Caddis are a hardy insect and has thrived in streams that have been decimated with pollution. Streams like the Tulpehocken, Oil Creek and Casselman are are just a few streams known for their abundant caddis fly populations in our region. For many of these streams the caddisfly is so prolific that mayflies are an often afterthought for anglers.
The caddis behavior is a little less predictable and is certainly one of the reasons it is not as popular for many anglers. Many mayflies can be timed to within a few days and hours. The Green Drakes on Penn's Creek are revered by anglers the same way the "Swallows" of Capistrano are anticipated at the Mission San Juan Capistrano. Caddis not so much.
That is not to say great hatches of caddis are not enjoyed by anglers and trout, as there can be wonderful evenings and days with them covering a stream. Just as often there can be sporadic emergers happening with without much fanfare.
There are over 1200 species of caddis flies in the country. They range in size and colors covering the gambit of black, green, tan, cream and white bodies. The more popular Grannom hatch do arrive across much of the region at the end of April and are much anticipated by anglers and trout alike.
To get some understanding of their cycle it is as easy to do as by simply lifting a rock the next time out on the water.
Many types of caddis larvae can be found at the bottom of the stream in self-made protected cases or roaming along the bottoms of streams. Some these species create protective cocoons made of small stones or sticks held together with silk like threads. This thread is also used to secure the larvae to the larger rocks or stream bed where they live.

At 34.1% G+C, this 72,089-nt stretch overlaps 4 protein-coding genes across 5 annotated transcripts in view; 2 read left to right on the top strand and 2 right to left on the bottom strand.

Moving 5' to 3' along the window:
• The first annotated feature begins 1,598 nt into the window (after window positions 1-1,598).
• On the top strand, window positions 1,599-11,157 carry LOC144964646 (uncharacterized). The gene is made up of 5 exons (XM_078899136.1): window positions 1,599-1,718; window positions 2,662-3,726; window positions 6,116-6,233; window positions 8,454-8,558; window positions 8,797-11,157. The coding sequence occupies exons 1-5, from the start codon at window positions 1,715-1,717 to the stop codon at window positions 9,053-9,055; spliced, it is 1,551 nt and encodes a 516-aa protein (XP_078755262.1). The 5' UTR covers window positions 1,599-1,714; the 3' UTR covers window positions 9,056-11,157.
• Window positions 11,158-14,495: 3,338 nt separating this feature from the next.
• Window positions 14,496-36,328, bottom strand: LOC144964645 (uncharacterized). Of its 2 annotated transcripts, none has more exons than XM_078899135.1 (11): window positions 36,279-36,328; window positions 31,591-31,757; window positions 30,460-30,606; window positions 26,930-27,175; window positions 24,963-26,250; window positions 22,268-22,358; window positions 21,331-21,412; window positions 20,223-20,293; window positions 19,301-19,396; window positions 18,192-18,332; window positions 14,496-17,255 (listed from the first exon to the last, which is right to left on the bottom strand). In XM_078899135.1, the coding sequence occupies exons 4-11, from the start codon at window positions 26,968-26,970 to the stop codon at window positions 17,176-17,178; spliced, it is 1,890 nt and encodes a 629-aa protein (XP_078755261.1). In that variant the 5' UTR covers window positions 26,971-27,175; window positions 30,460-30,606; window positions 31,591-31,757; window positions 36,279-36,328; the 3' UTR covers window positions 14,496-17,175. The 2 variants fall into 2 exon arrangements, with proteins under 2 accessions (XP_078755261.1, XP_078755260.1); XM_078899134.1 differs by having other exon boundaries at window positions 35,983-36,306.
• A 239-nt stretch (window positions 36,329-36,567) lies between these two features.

As the caddisflies mature they reach the pupa stage were they hold-up inside their cases and prepare to emerge out as adults above the water. This transformation from water to wing is the most dangerous for all insects. The caddisfly rise from their cases often with the help of a small gas bubble pulling them towards the surface. Once there they emerge with their uniquely folded tent-style of wings they take flight.
The caddis return to lay their eggs either on the surface or by diving to the bottom depending on the species. Like when they emerge, this is the time when they are most susceptible to hungry trout. The cycle of life then returns as these eggs transform into the larvae again.
Like mayflies, caddis flies begin in ernest in April and are big part of many streams. Continued sporadic hatches can be found through the late Fall.
To learn and discuss more about mayflies on the site head over to the Hatch and Entomology Forum. Beginners can follow along and learn more in the Beginners Forum.
A great online site to follow and get deep into the latin is Troutnut and his Aquatic Insects of our Trout Streams. A must read!!
For further reading check out Gary LaFontaine's book Caddisflies.
Published by Dave Kile [dkile
] on 03/21/2016 (1300 reads)
It has been a few years since we held a photo contest and we are due to recognize some of the fantastic anglers on this site who share some some wonderful images from their fly fishing experiences. Paflyfish is holding a fly fishing photo contest this spring. All photographic skill levels are encouraged to participate.